The primary differences between the HRO-5T and HRO-W are the S-Meter and the "Tropical Anti Fungal" coating. There should be a tag in the upper left corner stating that it is "R106 Mk III". These were ordered by the British for use in the Pacific war, when they thought the war might last into 1946. Many of them were never shipped, I have not seen one in England, and none of my friends there recall any of them. So it appears that the ones they did receive either stayed in India, Malaya, and perhaps Singapore, or were dumped. My friends in Australia have also not seen any. National sold some of them direct to the public as HRO-W. They then converted some to HRO-5TA1. You can tell those because the tag is on the left side, where they removed the R106 tag. In some cases they just left the four little holes on the right where the contract information was originally located. When you look inside one of these you will see a small chassis mounted on top of the receiver chassis with the noise limiter. I have seen a few with correct front panels built on the W chassis using this same mounting of the limiter, and even one 1st model HRO that was rebuilt by the factory into a 5TA1 with the same little chassis.
I have only seen one 697-W power supply, they were built very much better than the doghouse supply, the filter cap actually plugs in. Concerning the coils, National would do about anything to build a product, but the two HRO-Ws that I have came with the "Silver Front" coils like on the HRO-5TA1 except without the band spread capability. These were marked JA, JB, JC, JD, JE, and F. These match the serials on the receivers. The frames and charts were used in the HRO-M and MR series. Check and see if there is a serial stamped on the coil set and if it matches the receiver.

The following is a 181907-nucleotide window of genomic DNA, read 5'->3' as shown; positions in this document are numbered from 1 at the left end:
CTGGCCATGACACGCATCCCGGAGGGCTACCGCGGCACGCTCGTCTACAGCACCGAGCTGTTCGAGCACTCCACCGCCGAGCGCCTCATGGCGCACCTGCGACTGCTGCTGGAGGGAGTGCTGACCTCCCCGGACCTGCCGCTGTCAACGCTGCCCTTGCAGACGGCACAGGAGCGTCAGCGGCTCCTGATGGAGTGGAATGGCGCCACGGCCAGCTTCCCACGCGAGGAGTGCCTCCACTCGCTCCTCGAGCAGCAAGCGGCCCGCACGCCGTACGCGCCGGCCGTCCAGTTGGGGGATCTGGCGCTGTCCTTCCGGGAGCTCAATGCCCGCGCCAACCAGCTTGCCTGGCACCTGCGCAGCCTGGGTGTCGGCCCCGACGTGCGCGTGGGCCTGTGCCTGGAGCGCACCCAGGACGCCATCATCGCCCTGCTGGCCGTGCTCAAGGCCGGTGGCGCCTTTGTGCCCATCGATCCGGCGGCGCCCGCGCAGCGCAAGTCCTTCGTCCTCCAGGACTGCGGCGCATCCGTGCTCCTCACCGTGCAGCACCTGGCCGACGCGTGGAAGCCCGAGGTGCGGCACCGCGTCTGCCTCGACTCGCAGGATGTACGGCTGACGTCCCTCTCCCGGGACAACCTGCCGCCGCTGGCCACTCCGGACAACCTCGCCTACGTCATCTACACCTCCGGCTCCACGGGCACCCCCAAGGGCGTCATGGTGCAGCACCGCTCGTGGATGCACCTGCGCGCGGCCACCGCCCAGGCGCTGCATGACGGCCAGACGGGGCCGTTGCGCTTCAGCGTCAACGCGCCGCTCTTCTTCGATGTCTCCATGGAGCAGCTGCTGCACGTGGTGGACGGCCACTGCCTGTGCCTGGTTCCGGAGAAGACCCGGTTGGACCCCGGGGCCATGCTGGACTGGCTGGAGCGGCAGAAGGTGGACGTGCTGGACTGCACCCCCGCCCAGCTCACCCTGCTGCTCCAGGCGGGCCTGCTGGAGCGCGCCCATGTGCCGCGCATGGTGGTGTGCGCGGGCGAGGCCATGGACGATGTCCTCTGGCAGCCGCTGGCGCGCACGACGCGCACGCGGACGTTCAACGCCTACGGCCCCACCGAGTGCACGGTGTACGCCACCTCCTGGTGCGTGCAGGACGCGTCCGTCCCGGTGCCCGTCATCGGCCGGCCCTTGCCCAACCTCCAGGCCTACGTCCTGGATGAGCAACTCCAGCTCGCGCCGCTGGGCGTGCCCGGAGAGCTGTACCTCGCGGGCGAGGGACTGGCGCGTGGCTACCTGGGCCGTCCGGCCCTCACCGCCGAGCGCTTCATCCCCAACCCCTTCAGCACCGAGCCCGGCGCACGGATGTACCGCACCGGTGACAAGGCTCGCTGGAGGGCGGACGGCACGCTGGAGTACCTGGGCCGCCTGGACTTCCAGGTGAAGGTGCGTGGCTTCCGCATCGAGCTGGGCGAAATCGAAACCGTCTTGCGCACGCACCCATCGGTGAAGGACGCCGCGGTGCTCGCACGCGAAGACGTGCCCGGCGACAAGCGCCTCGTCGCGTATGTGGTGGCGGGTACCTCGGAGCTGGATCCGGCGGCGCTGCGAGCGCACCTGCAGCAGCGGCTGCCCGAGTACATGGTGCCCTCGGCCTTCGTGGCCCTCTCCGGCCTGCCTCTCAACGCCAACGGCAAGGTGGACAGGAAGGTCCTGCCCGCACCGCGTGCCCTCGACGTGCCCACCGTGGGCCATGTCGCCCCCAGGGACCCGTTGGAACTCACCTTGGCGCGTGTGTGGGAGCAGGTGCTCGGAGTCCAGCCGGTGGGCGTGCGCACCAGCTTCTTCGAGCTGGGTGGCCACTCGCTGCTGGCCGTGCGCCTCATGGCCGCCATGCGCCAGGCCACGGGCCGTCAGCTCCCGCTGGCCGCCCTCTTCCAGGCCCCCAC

The British used a 0-1 ma meter rather than an S-Meter. I also noticed that the two Ws I have seem to have more gain than the 5TA1s. With a moderate antenna they would overload on the local AM broadcast stations with the meter pegged. It is possible that they were set to a specific gain in order to be able to compare meter readings and determine roughly where the transmitter was located with reference to the stations. A reading of .27 mils versus S2 plus 1/8" would probably be preferred.
Bill Fizette at the AWA wrote an article about the HRO-W some time back, he thought they were quite rare as that one was the first he had seen. I was able to get two sets.
Also the fungicide was supposed to be installed on the receiver without the knobs and with some internal masking. One of mine had fungicide on the knobs, giving them a gold tint, I have been asked a couple of times if I had the knobs gold plated.e-mail Barry Williams
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